This impulse, this drive, this desire to build a world that is more fair, more just, more economically and ecologically sustainable, that is, simply put, better than the world we see around us, is part of our genetic makeup as UUs.  And it’s still alive today.

In 2008, for instance, a group of Unitarian Universalist young adults began discussing the idea of creating an intentional community, and in February of 2011 they moved into the house that is now called the Lucy Stone Cooperative.  A second co-operative house, the Margeret Mosely Cooperative, is up and running as well.  These young adults are, as it was put in article in UUWorld, “living the values and traditions of Unitarian Universalism and focused on sustainability, spiritual practice, and social change.”

Of course, many of us here are only a few degrees of separation from Twin Oaks or its local sister communities Acorn and Living Energy Farm.  Several of us are involved right now in one way or another with either Eco-village or Emerson Commons.  This desire to build a better world runs deep in our veins.

Not all of us are able to take part in this kind of “building” project.  Not all of us would want to live in this kind of an intentional, cooperative community.  Yet all of us can be involved in making this world we live in more like the world we would want to live in.  Jeanine signed up to weave this morning because this topic of building a better world is near and dear her heart – she has spent her professional career trying to make a difference.  I think we should hear her story:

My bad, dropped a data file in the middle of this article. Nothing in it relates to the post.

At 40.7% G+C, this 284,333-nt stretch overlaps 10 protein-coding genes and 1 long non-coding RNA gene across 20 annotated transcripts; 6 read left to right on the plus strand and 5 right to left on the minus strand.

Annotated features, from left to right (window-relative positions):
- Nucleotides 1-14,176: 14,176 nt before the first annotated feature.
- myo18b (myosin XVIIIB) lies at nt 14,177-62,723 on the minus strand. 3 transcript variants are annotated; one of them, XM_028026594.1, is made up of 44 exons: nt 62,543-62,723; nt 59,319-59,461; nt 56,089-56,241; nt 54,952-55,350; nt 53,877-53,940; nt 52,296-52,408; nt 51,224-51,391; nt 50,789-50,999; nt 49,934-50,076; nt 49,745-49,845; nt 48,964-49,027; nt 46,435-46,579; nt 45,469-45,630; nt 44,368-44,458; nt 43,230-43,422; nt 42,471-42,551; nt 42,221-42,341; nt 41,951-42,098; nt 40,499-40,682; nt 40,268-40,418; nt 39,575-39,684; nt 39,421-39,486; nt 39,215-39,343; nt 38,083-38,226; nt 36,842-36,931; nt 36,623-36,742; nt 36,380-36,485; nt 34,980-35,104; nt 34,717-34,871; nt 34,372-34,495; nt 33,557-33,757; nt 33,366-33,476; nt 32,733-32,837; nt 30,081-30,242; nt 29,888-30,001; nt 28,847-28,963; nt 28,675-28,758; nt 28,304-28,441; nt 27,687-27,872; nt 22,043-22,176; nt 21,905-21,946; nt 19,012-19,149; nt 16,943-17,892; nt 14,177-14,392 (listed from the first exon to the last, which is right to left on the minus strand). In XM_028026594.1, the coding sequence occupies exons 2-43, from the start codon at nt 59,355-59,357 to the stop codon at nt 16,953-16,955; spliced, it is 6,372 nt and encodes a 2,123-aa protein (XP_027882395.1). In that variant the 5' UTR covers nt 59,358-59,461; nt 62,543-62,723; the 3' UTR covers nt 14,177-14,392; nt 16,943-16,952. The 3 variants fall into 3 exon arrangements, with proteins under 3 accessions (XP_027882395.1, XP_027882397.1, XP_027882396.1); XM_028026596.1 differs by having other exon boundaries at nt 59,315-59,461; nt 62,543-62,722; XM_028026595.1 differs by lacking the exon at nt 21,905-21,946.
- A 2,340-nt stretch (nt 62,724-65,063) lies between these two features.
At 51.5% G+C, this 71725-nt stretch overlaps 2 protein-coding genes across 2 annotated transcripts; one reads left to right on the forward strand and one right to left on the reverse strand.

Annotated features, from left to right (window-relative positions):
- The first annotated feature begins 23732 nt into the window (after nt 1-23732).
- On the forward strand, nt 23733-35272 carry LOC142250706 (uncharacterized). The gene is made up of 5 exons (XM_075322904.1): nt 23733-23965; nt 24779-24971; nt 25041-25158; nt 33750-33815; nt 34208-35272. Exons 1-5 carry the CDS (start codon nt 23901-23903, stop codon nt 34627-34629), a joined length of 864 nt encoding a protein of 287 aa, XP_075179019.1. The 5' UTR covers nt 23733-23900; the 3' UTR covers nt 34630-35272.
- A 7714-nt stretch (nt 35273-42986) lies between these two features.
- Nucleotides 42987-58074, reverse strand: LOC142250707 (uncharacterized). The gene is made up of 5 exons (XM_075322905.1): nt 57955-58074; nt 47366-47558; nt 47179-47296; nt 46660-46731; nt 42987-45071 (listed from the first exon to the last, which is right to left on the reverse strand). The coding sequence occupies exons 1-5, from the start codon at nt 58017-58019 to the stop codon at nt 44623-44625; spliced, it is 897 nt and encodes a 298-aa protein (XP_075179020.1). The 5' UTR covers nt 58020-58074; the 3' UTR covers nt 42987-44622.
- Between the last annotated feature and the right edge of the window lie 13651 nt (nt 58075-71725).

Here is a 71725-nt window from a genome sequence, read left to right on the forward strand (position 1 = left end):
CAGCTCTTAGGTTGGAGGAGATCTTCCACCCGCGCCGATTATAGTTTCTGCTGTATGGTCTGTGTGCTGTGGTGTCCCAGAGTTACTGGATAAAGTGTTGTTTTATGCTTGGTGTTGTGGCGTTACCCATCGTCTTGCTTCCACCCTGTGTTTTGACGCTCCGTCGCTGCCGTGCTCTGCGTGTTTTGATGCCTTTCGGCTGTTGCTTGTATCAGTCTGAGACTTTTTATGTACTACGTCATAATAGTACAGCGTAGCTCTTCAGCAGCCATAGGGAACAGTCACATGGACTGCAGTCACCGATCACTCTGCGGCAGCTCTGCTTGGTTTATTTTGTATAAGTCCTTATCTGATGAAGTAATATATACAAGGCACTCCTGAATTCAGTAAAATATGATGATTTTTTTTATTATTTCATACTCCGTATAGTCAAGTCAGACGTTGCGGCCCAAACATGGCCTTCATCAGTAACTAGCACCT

Our dream is a world free of poverty. These words appeared over the main entrance to the World Bank in Washington, DC in the early years of James Wolfensohn’s presidency of what insiders call “the Bank.” The Bank was chartered in 1944 as the International Bank of Reconstruction and Development, and was set up primarily to help Europe rebuild from World War II and only secondarily to assist countries to grow and develop. At that time, most developing countries were still colonies, but with the wave of independence for former colonies in the late 1950s and early 1960s, that development mission of the Bank became its major focus. Robert McNamara, president from 1968-1981, shaped the Bank to focus on poverty reduction, rather than investing primarily for economic returns. (Surprising many who protested him during his time as US Secretary of Defense in the early years of the Vietnamese war). I joined the Bank in 1994 and James Wolfensohn became President in 1995. 
Wolfensohn was a charismatic leader who recommitted the organization to poverty reduction as its primary goal. The Soviet Union had collapsed in December 1991, and the Bank, along with other international organizations like the UN and the international Monetary Fund, had 15 new countries in the FSU—the former Soviet Union, six new countires from the former Yugoslavia, and a lot of work to integrate Eastern Europe and the FSU into the world economy. A Sovietologist and economist who had lived in Moscow in 1987-88, worked for the US Census Bureau on technical assistance after that during the end of the Gorbachev years when the USSR opened up, and written about the income distribution in the USSR, I joined the Bank to help the FSU join the world community of prosperous and democratic countries.